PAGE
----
How the tin producers are faring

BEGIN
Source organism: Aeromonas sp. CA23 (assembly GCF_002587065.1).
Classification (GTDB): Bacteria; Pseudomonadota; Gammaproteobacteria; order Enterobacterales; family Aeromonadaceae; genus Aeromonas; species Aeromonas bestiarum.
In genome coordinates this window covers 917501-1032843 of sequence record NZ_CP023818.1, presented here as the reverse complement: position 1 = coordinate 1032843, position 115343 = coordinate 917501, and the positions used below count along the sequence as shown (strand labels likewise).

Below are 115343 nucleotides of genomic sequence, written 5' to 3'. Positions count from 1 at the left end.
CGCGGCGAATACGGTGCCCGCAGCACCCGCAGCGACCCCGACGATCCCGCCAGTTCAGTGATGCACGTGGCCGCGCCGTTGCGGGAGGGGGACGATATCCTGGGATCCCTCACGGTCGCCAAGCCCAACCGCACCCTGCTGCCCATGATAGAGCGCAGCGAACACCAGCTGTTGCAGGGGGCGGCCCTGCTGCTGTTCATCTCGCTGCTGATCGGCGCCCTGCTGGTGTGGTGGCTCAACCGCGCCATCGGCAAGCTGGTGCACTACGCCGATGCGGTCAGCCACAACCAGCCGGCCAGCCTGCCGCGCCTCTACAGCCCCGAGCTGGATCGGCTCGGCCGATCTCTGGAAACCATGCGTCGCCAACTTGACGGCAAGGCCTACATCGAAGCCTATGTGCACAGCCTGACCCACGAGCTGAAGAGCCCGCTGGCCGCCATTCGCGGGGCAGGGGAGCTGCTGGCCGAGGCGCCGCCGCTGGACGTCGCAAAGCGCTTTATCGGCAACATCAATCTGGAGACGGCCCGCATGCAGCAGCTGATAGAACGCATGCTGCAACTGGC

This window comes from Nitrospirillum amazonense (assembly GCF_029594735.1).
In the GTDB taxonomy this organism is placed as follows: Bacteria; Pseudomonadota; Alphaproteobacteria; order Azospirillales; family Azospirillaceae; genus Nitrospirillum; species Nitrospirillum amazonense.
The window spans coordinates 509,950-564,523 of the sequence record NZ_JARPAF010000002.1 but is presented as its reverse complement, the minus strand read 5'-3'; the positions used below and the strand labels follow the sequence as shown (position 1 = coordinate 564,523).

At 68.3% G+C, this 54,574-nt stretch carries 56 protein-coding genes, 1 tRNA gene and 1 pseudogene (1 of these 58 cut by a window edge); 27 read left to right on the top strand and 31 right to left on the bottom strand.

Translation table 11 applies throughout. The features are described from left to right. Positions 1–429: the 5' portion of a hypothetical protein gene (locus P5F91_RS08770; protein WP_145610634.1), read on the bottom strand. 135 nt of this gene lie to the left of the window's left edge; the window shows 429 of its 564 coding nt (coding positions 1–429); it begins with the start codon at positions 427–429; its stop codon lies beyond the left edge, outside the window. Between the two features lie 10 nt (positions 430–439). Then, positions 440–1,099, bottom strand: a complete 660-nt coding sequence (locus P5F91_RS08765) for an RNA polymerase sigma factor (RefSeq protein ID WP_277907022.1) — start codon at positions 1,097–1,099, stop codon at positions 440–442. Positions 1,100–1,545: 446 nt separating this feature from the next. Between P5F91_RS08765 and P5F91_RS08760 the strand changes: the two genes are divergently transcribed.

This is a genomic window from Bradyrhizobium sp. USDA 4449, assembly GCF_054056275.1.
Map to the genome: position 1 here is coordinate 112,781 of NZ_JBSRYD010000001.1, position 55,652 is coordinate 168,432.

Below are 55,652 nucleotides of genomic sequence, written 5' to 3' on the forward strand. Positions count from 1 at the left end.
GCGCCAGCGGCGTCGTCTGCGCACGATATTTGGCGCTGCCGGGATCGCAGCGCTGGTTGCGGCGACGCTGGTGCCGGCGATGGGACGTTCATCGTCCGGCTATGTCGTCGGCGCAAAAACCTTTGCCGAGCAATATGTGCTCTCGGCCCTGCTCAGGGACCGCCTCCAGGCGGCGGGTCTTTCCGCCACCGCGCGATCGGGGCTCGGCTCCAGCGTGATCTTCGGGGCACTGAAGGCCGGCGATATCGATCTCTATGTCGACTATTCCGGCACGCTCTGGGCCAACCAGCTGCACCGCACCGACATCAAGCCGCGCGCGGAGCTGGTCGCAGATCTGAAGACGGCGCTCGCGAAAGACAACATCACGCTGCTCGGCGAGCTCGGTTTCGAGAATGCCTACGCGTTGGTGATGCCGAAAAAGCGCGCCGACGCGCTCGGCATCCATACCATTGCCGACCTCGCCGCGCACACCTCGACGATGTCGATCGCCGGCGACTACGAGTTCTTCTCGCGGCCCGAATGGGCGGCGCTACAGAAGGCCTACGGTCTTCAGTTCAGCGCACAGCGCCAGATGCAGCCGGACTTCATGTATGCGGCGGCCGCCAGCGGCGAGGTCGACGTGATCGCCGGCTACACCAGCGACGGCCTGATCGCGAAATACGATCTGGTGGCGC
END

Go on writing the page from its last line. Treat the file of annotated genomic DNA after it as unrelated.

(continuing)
first_imgEarlier this week Resource Capital Research (RCR) released its equity research report on global tin companies. The tin price peaked at $25,495/t in May 2008 but then slumped by more than 50% in five months due to the global financial crisis. Prices are volatile but have found support at $11,000/t. RCR anticipates that tin will trade in the $9,000/t-$15,000/t range in 2009, with an average price of US$12,750/t. The share prices of a selection of 20 tin companies covered in the report have increased an average 56% over 12-month lows but are 74% below 12-month highs. Global demand for refined tin was ~350,000 t in 2008, a 3.6% decrease from 2007. China consumed 36% of supply in 2007. In 2008, mine production was ~333,000 t, up from 320,000 t in 2007. Of this, 72% was mined in China and Indonesia.Falls in production due to the financial crisis suggest a 2009 production forecast of 305,000 t Sn, a 6.5% drop from 2008. LME tin stocks recently hit four-year lows and remain relatively depleted. Production cutbacks and low stocks could exacerbate pre-crisis supply problems when demand for tin returns, leading to higher prices.RCR’s report covers 10 global tin exploration and development companies with a focus on Australia and Canada. www.rcresearch.com.au/reports.“We believe that the mid-term outlook for the tin sector is strong,” says RCR tin analyst Trent Allen. “For much of 2008, supply problems were predicted for the tin market due to surging demand from China and decreasing alluvial production out of Indonesia. These problems could quickly re-emerge if the current round of global economic stimulus restores reasonable demand for base metals – in fact, they could be exacerbated by lags in re-establishing tin output from existing mines and restarting future projects that have been shelved due to the credit crisis. We think tin will be one of the first metals to recover once markets stabilise.”last_img read more